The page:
Q: Tell us about your home and neighborhood.
A: We live in a delightful, safe, and friendly neighborhood where we know most of our neighbors and their dogs by name. We can walk to the library, local elementary school, parks, and lakes, the best ice cream in town, and our favorite children’s bookstore. Our home is a modest bungalow, which has recently become the only plum-colored house on the block. Anna planted rain gardens and strawberry gardens around the perimeter, which attract butterflies and birds throughout the year. Three years ago, David built a patio in our backyard, on which we enjoy breakfast and summer gatherings of family and friends.
Q: When you have a 3-day weekend, what you like to do?
A: When we have a three-day weekend, we like to gather with our family and friends and/or travel in several combinations. When possible, we travel to see our family and friends that are out of town, whether to a reunion at a lake or farm, or recently to see our niece play in her high school marching band. When we travel by ourselves, we delight in hiking in State Parks, exploring small towns, and wandering around art museums in big cities. A long weekend at home means inviting our family and friends over for ravioli-making parties, cousin catch-ups, or holiday celebrations.
Q: Do you have pets? If so, tell us about them.
A: We share our home with our small, sweet dog, Rufus. Rufus is a middle-age rescue dog who spends his days sleeping on laps, sleeping in the sun, and looking forward to mealtime.
Q: What do you hope to teach your child(ren)?
A: First and most importantly, we want to teach them love and respect for themselves and for the whole diversity of human expression and identity. Beyond that, we want to teach them to be engaged members of society: developing emotional intelligence, financial competence, and critical thinking. We want to introduce them to things that are most precious to us: love of the outdoors, music, cooking, our family, and being part of a faith community.
Q: What will you tell your child about his or her birthmom?
A: With your guidance, our child will know their birth mother from the beginning. They will know her name as they know the names of their grandmothers, cousins, and aunts. They will know that she loved them enough to want a better life for them than she could provide herself. We will let them know that their birth mother loves them and always will.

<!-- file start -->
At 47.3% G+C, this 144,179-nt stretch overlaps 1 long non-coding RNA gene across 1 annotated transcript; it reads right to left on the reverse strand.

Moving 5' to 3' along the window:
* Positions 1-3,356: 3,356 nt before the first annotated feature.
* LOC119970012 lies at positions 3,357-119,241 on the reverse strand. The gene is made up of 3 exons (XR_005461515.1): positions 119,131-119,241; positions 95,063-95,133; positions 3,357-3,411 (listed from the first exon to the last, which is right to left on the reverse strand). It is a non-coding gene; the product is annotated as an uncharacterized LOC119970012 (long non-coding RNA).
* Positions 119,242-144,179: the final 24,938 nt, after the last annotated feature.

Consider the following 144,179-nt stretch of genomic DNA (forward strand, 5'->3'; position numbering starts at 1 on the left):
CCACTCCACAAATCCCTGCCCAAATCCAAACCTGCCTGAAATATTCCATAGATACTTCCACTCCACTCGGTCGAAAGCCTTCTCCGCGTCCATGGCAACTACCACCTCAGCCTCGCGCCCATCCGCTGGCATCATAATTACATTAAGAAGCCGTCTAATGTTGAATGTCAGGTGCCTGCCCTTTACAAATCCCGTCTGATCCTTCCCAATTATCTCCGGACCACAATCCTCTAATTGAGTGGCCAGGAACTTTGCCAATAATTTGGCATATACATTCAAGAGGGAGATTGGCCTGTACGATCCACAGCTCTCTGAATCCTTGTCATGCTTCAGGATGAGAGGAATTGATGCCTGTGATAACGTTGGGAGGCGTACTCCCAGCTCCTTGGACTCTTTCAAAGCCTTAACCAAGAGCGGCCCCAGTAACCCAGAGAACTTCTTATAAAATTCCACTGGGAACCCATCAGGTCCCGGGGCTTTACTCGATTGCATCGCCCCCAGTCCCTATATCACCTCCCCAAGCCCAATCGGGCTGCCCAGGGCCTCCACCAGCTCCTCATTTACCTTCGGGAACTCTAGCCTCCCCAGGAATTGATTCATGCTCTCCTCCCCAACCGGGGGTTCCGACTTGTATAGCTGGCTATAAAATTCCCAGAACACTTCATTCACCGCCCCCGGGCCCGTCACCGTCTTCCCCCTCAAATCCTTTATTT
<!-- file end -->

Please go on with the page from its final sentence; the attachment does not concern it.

Q: Are you active in your church? Tell us about your activities.
A: We are Episcopalians – Christians with a liberal social theology, and both of us are employed by the church. Anna is a priest at our Episcopal cathedral, where she serves as Director of Family Ministries. In this role, she leads worship, preaches, and focuses on guiding the faith lives of parents with children and teenagers at home. David is an active member of the Cathedral, singing in the tenor section of the choir. He is also Director of Music for an evening worship service at another nearby church. We rely on the support, community, and spiritual reflection that our churches provide us.
Q: How will a child enrich your life?
A: We look forward to seeing the world through a child’s eyes, and re-experiencing wonder and surprise. A child will also compel us to question our assumptions, and become more aware of our words, our actions, and our beliefs.
Q: Will you be a stay-at-home parent? If so, what are your day-to-day plans?
A: We have created a life of part-time self-employment and part-time traditional employment that gives us a lot of flexibility of schedule. When we adopt, Anna will take as long a maternity leave as possible and then reduce her hours to be a part-time stay-at-home parent. David will not reduce his hours, but change his schedule to provide some of the other care. Anna’s parents are also excited to be the other primary part-time caregivers when we are unable to do so.
Q: What are some traditions that you will share with your child?
A: Our most important daily tradition is eating our meals together. We believe mealtimes are important shared events; opportunities for the family to strengthen its bonds of understanding and mutual commitment. We sing a blessing before each meal, as David’s family did during his childhood. We also gather with Anna’s large family several times a year, notably for Thanksgiving and the Fourth of July. Water sports, Pickleball, board games and heaps of food – these multi-generational gatherings keep us current with the events of her relatives’ lives at a slow and easy pace. Who knows what new traditions, large and small, that a child will help bring to our lives!
Q: What languages do you speak?
A: Anna speaks Chinese (Mandarin) and spent a year studying and working in China. She always had a strong interest in visiting and learning about the country from which her grandmother immigrated.